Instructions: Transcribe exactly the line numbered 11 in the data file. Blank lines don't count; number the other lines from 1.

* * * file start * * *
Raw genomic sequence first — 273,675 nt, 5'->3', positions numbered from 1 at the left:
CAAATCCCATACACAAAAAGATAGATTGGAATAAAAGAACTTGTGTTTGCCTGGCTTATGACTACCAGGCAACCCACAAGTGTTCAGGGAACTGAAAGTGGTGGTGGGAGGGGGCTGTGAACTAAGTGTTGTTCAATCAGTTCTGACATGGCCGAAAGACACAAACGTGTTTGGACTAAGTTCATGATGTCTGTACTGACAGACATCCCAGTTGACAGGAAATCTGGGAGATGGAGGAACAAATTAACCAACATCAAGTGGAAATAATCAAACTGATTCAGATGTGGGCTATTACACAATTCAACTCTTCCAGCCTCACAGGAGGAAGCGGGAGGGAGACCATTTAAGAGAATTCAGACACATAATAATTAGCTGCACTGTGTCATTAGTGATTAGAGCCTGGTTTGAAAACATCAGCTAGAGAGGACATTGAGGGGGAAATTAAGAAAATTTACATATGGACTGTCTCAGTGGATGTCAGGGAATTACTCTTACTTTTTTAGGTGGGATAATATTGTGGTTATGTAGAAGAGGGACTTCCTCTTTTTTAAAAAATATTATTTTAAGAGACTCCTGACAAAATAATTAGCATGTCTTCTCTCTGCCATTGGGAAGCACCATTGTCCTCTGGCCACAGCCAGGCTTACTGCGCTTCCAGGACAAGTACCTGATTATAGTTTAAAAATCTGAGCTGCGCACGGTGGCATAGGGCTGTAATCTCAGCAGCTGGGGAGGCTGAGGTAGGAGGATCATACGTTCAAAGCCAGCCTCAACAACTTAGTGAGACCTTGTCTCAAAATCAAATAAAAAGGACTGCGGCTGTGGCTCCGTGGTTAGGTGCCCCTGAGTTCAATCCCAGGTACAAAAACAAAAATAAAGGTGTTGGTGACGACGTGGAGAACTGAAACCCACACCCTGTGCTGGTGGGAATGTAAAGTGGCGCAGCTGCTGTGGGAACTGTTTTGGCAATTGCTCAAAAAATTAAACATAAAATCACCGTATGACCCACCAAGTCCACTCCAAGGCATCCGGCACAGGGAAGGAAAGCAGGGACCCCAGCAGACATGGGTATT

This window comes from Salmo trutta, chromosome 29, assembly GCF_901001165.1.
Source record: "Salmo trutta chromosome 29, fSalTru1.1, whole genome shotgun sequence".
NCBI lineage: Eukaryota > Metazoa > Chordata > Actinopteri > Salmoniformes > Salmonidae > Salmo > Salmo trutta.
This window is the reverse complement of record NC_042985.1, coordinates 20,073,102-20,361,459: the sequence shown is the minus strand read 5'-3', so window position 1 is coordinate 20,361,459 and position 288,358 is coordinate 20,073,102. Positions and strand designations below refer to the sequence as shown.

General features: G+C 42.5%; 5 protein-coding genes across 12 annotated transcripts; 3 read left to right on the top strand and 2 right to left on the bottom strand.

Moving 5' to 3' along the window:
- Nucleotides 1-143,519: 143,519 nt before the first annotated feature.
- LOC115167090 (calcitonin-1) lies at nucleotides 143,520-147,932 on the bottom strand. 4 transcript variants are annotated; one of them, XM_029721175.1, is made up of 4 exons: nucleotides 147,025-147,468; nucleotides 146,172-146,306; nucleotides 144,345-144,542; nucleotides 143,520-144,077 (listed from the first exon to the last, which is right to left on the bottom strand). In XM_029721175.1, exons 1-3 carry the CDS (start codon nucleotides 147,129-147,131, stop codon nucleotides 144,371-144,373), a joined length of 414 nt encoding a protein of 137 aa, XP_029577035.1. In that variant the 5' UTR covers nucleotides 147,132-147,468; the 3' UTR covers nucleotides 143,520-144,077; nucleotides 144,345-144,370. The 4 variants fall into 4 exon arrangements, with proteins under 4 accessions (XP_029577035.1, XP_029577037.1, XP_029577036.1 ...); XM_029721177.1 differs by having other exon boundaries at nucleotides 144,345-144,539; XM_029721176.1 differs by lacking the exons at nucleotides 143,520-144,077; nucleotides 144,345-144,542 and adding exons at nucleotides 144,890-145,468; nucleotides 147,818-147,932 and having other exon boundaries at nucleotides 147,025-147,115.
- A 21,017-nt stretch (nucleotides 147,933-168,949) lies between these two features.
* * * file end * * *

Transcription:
- A 21,017-nt stretch (nucleotides 147,933-168,949) lies between these two features.